To mark next week’s Holocaust Memorial Day, an ambitious project entitled Flames for Humanity’s Heroes saw 12 groups from across the UK create artwork that tells the stories of heroes who refused to stand by when faced by Nazi atrocities.

Here’s a selection of some of the project’s most powerful pieces…

 

Run Resist, Defy, Speak out and Act

By students aged 11-18 from Downed School, Bristol This large mosaic combines work by many students in different mediums to honour Hasan Hasanovic, a survivor of the genocide in Bosnia.

From Dowend school

From Dowend school

White Rose

By prisoners from HM Prison Kirkham, Lancashire This large mosaic honours the White Rose Group, a resistance movement by five students at Munich University in 1942.

Kirkham-5

White Rose

The New Arrival

By a group of adults with learning disabilities from Works4Me, Rugby This tableau honours Sydney and Golda Bourne, who fostered the 13 year old Susanne Kenton, a refugee who had arrived on the Kindertransport programme.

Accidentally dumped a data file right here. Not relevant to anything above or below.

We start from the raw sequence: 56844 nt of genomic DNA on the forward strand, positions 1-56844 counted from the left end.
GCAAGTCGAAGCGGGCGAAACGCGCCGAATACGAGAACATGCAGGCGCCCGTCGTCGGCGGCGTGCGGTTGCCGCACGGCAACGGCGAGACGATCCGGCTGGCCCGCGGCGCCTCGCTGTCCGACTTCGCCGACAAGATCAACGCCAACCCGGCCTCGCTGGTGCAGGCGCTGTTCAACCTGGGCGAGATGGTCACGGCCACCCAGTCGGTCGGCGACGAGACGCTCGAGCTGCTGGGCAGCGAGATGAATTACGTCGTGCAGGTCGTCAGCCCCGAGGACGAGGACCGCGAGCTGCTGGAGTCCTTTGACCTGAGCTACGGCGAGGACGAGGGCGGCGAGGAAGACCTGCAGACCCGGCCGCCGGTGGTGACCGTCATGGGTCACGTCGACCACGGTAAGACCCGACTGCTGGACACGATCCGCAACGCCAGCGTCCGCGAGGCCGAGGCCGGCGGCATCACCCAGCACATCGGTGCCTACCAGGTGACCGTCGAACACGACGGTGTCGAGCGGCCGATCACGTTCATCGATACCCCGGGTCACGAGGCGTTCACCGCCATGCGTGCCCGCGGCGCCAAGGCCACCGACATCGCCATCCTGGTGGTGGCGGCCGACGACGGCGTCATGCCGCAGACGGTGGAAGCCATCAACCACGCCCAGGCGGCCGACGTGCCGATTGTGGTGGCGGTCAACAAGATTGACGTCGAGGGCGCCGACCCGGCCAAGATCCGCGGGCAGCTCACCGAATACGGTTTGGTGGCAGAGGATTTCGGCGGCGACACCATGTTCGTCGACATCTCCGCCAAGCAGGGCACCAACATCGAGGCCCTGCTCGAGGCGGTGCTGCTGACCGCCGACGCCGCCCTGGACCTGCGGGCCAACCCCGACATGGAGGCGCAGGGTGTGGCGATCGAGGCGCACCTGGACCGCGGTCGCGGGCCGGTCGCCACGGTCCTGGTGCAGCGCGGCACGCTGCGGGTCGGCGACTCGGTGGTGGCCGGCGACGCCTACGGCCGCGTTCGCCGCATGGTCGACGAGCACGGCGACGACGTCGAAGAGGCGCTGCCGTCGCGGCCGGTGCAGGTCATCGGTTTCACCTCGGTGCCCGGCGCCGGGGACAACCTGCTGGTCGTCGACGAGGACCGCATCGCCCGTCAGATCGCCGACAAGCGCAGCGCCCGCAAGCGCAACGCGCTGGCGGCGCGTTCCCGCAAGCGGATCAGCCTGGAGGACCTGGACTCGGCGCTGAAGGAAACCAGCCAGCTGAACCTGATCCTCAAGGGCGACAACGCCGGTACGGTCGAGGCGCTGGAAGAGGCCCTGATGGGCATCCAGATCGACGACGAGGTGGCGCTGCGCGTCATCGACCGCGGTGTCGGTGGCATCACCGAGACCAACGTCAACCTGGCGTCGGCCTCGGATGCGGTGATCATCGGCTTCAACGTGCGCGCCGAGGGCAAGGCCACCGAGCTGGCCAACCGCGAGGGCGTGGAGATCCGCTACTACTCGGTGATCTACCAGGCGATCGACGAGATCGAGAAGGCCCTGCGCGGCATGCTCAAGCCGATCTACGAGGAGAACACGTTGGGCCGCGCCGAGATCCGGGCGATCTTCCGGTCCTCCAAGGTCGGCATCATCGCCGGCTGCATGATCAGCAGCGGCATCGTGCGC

The New Arrival

The New Arrival

Rising up with Kindness: Blessed by Love and Jewish Traditions

By Michael Sobell Centre pottery group This ceramic sculpture was made by participants in their 80s and 90s to honour a member of their group, Siggy Ciffer, a Holocaust survivor who survived starvation and abuse but remained positive and generous, even giving others all his food when he was starving.

Rising up with Kindness: Blessed by Love and Jewish Traditions

Rising up with Kindness: Blessed by Love and Jewish Traditions

A Flame for Carl and Rwanda

By students from Sawston Village College, Cambridgeshire Students worked with artist Ricki Outis to honour Carl Wilkens, the only US citizen to stay in the Rwandan capital of Kigali during the 1994 genocide.

SVC-2

A Flame for Carl and Rwanda

Behind the Books

By students aged 11-18 from Retford Oaks Academy, Nottinghamshire Honouring Miep Gies, who helped Anne Frank and her family in hiding.

Behind the Books

Behind the Books

Back to the Future – Irena Sendlerowa

By the Institute for Conflict Research, Belfast, and former service personnel who did not stand by as they experienced the conflict in Northern Ireland They worked with artist David Esler to create this stained-glass window telling the story of Irena Sendlerowa, a social worker who helped 2,000 children to escape from the ghettos.

Back to the Future – Irena Sendlerowa

Back to the Future – Irena Sendlerowa